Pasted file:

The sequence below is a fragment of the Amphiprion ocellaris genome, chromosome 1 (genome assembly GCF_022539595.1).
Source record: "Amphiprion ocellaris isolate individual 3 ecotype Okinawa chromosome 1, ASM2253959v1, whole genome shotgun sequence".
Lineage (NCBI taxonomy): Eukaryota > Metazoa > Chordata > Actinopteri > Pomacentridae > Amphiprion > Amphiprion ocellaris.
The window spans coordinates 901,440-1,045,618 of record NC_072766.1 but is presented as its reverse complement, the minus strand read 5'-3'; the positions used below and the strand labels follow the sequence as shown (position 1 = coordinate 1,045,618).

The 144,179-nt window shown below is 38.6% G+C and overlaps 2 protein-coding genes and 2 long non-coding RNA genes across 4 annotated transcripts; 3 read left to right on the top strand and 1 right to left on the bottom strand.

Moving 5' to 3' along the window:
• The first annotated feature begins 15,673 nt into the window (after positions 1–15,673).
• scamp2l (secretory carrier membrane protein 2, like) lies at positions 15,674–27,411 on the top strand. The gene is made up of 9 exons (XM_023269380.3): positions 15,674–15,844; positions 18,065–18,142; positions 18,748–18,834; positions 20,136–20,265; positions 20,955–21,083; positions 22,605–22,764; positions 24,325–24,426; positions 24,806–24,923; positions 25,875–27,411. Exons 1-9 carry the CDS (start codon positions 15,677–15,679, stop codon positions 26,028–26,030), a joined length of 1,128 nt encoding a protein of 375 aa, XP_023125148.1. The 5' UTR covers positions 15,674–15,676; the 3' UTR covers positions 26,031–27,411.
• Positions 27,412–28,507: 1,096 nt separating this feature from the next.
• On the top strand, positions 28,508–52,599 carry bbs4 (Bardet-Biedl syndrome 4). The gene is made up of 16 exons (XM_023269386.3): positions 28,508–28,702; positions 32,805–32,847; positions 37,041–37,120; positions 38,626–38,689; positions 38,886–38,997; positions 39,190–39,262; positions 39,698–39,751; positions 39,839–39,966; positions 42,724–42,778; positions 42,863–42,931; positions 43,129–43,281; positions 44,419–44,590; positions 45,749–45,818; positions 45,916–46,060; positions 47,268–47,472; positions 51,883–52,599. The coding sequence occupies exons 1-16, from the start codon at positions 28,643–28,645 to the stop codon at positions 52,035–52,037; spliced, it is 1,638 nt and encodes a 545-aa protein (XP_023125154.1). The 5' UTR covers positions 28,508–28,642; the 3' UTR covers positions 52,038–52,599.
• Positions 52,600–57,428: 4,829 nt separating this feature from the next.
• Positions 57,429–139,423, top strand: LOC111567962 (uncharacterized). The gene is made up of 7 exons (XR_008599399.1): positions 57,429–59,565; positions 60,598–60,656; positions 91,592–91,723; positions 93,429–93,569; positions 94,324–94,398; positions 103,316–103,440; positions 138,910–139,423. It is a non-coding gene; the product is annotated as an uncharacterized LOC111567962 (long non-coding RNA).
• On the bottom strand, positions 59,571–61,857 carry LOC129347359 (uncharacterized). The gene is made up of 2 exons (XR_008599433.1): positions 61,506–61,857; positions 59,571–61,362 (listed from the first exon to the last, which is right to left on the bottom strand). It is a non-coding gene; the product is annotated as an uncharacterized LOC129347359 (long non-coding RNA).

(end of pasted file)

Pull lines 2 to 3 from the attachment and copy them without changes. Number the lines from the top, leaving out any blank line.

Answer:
Source record: "Amphiprion ocellaris isolate individual 3 ecotype Okinawa chromosome 1, ASM2253959v1, whole genome shotgun sequence".
Lineage (NCBI taxonomy): Eukaryota > Metazoa > Chordata > Actinopteri > Pomacentridae > Amphiprion > Amphiprion ocellaris.